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decade now. 2% doesn't justify 19 or 20 pes. business confidence has picked up. we've seen some number that phil mentioned hiring seems to be picking up some. but to get to a 3 or 4% growth rate there's bound to be some changes in regs, tax laws and all of that will take a while. frankly we think the next six months is going to be a little bit of a cross current between hopes and -- really hopes and to some extent expectations before some of this follows through. so we think it's going to be a real pick and choose market for several months. >> you're the value investor. where are you going to buy? what looks like it's a good value right now, very quickly, ron? >> you mentioned quickly amazon. it seems to me that if people shop at amazon instead of macy's, they're going to be looking for hanes brand. they're doing good things. we're finding i think i mentioned to your folks
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celanese. it benefits from low price for u.s. natural gas. there are little places you can find with values, but we think the overall is going to be pretty choosey. >> phil orlando, you like the financials, materials, energy, tech, industrial. you like the markets. >> pretty much. >> we like the markets. we are nervous here near term but as the trump administration tries to gain some traction in terms of getting fiscal policy initiatives through, we think it will come back towards stronger economic growth in 2018. >> good to see you both. >> thank you. >> thank you. >> good to see you. >> see you soon again, i hope. we'll take a quick look. the closing countdown here. after the bell, president trump's new wall on the southern border hasn't started construction and one builder and friend of the president has turned down the project. he'll explain why here on "closing bell." you're watching cnbc first in business worldwide. an lifis bas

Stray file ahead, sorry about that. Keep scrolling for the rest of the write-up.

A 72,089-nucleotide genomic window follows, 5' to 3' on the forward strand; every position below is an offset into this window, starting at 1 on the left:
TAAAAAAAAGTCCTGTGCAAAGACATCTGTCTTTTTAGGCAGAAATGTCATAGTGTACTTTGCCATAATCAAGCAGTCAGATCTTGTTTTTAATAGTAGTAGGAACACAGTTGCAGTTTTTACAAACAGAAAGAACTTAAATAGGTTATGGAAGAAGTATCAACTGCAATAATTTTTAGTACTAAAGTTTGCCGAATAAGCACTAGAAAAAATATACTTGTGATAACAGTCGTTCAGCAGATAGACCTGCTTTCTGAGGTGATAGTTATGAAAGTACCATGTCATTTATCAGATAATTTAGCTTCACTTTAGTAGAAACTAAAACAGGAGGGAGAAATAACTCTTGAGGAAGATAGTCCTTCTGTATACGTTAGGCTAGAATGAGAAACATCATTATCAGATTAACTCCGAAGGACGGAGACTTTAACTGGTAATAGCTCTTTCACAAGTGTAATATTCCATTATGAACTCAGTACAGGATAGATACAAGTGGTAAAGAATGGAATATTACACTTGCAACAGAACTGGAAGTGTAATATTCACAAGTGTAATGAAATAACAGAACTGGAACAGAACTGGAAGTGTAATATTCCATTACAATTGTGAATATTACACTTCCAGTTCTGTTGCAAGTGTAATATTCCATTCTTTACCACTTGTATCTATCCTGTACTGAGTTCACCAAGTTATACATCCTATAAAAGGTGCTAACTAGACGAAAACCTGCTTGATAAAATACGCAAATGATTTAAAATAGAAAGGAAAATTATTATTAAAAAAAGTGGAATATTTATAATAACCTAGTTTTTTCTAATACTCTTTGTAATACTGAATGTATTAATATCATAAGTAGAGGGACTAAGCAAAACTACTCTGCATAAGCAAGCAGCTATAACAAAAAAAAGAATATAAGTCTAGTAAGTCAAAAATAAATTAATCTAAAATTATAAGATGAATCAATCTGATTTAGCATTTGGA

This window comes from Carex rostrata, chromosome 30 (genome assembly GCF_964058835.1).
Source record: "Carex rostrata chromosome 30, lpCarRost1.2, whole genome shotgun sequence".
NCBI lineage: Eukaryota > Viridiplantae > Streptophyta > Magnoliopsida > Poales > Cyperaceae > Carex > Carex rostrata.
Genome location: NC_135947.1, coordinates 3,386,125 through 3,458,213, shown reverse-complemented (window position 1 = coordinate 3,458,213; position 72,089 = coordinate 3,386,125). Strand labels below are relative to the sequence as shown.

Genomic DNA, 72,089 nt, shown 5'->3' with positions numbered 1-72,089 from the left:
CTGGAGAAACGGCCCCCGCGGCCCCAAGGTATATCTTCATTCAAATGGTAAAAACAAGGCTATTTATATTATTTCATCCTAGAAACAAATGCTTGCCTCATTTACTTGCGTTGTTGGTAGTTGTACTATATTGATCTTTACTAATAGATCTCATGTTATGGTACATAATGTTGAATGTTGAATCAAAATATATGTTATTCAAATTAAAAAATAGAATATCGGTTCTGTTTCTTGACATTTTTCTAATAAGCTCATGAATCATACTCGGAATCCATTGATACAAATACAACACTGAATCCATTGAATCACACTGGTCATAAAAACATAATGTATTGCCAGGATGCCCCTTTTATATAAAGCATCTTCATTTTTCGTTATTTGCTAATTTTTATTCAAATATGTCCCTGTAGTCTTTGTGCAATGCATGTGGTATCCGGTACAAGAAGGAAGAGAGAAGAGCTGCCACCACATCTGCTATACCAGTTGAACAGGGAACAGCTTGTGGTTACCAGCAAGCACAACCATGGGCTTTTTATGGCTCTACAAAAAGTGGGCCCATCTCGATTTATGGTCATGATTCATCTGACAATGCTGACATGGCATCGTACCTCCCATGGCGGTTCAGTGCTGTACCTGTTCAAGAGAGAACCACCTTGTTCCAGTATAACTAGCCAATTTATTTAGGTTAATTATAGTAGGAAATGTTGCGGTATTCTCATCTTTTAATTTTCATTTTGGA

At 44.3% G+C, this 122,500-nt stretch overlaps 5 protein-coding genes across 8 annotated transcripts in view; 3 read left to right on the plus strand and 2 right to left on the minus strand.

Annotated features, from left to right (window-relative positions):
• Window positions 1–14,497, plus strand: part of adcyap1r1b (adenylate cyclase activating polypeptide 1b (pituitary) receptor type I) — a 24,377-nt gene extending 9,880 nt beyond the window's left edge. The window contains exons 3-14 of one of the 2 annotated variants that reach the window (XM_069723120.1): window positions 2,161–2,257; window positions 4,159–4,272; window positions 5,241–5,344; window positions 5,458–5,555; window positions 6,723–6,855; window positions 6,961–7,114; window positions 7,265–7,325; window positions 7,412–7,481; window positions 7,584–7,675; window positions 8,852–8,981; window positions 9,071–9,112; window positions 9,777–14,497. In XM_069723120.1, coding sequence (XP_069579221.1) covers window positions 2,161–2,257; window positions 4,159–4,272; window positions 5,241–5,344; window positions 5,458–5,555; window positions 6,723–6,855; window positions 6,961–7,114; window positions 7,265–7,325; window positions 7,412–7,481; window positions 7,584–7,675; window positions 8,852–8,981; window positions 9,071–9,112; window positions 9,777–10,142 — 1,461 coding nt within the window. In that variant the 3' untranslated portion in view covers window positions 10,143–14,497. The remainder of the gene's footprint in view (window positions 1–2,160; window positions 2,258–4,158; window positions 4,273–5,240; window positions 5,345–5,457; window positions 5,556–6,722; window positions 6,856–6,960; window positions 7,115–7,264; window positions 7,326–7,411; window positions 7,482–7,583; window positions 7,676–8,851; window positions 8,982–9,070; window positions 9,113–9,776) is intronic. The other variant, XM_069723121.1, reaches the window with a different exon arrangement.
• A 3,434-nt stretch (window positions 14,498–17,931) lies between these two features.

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xarelto® hov. tilyprres reme is ietenreng.annere i i'avestr ts ste*tr coming up on the last 0 seconds of trade here for the closing countdown, i'm embarrassed to show you a chart of the s&p. we didn't move much. maybe we are waiting for the jobs report tomorrow. what i keep hearing is 220,000 above that number would be the
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market mover. you never know. there were stocks that moved today though. meade johnson, makes baby formula among other things, is in acquisition talks. that was the biggest gainer for the s&p today. very big gain. and then be we mentioned ralph lauren which lost its ceo today and is looking for a new one. now, bob pa san sani. amgen, chipotle, visa. >> go pro has lost it a long time ago. >> one thing that is worrying me a little. the market's holding up well. look at the transports now down 68 points. we have had a terrible week. the transports at historic high. just a few days ago and it's been down five days in a row. big names. ups had a very disappointing earnings guidance report.